- A law that forbids all form of fake news in Singapore has reportedly been passed
- The law will punish offenders of fake stories with 10 years jail term and fines
- Opponent of the law, however, said the new rule gives government too much control
Singapore has reportedly passed the law make it a crime to publish or spread fake news as the government is now empowered to remove such content.
The law named the Protection from Online Falsehoods and Manipulation Bill was passed on Wednesday night, May 8, by a vote of 72-9, Time reports.
The law is targeted against falsehoods that are harmful to Singapore or likely to influence the country’s election, and will demand that they are removed by service providers.
Anyone caught in the act of spreading fake news could face up to 10 years imprisonment with heavy fines.
The opponents to the bill in the parliament, however, said that law will give government officials too much power to say what is false or not.
Phil Robertson, the deputy Asia director of Human Rights Watch strongly criticised the bill as one that is a “disaster for online expression by ordinary Singaporeans” and a bad one for the independence for online media.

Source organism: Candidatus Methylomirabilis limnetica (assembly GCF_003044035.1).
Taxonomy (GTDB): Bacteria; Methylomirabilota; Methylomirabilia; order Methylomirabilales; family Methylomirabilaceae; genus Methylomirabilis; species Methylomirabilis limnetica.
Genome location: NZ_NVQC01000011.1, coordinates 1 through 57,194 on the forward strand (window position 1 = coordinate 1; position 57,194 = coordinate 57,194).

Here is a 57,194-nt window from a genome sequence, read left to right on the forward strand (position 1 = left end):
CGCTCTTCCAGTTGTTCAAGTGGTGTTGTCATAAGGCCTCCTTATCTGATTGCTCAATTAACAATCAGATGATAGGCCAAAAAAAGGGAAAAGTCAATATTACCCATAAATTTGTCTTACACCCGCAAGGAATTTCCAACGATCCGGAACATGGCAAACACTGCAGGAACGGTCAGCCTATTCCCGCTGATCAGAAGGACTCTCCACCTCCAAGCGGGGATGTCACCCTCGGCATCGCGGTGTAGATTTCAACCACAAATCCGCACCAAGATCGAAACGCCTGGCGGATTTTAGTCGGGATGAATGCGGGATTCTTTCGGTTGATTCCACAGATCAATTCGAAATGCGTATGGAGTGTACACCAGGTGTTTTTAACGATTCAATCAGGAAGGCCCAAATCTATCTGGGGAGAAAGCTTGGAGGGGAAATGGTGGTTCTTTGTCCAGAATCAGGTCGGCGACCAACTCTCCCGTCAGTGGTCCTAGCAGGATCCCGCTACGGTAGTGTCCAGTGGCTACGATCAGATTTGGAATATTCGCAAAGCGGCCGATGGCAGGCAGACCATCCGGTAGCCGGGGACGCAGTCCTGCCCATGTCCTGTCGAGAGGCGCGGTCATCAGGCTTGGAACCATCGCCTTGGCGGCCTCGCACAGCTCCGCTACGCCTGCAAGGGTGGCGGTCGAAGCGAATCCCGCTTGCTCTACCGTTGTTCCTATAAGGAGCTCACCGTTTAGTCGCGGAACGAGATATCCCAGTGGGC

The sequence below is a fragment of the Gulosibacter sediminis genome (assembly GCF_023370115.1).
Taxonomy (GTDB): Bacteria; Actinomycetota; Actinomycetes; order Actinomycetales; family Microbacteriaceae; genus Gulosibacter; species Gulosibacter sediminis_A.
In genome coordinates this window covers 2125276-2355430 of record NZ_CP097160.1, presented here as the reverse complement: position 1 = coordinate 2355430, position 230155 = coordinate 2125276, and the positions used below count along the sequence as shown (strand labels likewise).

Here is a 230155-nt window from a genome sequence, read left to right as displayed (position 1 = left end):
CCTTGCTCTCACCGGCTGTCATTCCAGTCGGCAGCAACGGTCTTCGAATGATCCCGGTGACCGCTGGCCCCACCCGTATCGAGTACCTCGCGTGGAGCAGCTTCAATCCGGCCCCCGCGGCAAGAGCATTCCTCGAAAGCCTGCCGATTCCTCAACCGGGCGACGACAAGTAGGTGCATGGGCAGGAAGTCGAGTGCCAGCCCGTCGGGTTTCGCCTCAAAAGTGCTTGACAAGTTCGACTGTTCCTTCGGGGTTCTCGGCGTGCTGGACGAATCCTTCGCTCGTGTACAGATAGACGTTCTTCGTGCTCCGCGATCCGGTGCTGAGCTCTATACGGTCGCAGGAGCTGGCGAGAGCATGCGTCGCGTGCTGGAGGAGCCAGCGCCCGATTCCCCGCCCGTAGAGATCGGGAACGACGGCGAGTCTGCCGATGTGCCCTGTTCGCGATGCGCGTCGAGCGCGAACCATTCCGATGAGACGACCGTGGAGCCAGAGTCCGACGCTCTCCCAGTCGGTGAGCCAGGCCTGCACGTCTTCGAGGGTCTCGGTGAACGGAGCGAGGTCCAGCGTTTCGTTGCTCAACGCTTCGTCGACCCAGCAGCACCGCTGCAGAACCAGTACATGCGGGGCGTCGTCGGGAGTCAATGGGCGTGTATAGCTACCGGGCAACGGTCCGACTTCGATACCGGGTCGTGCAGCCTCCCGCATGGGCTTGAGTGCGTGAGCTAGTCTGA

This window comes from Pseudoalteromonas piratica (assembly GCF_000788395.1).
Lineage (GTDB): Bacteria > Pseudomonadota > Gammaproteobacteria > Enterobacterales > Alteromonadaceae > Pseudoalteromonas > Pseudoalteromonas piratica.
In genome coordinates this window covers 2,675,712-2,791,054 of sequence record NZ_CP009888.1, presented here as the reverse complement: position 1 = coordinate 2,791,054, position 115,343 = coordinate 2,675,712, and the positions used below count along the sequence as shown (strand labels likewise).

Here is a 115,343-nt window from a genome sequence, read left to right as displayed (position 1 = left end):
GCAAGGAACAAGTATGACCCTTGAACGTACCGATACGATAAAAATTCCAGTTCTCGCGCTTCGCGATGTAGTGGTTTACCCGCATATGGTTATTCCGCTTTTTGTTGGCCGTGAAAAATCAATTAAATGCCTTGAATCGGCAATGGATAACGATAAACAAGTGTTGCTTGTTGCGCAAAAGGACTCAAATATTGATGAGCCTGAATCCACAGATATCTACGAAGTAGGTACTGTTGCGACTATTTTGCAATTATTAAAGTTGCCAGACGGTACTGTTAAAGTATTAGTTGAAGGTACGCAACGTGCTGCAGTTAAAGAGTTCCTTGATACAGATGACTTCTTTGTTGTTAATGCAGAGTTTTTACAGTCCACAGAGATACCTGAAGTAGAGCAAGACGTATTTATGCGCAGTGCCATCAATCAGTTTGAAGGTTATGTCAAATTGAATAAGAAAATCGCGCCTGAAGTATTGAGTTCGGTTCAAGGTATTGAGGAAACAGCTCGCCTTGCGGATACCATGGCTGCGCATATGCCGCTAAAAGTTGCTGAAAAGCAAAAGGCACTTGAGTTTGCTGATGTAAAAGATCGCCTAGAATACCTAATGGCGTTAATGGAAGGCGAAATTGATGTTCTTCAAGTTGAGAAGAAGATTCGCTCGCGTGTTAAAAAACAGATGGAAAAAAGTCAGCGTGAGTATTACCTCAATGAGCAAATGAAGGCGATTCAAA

Prime Minister Lee Hsien Loong, in defense of the bill, however, said that many countries have the law and that Singapore has been debating it for two years. He rejected the view that the law could affect free speech in the country, which already has very strict laws on public protests and dissent.
Meanwhile, Legit.ng previously reported that Nobel Laureate, Professor Wole Soyinka said the spread of fake news has become a threat to mankind and may cause World War 3.
His words: “I’ve said this before that fake news may cause World War 3 and the fake news will be started by a Nigerian.”
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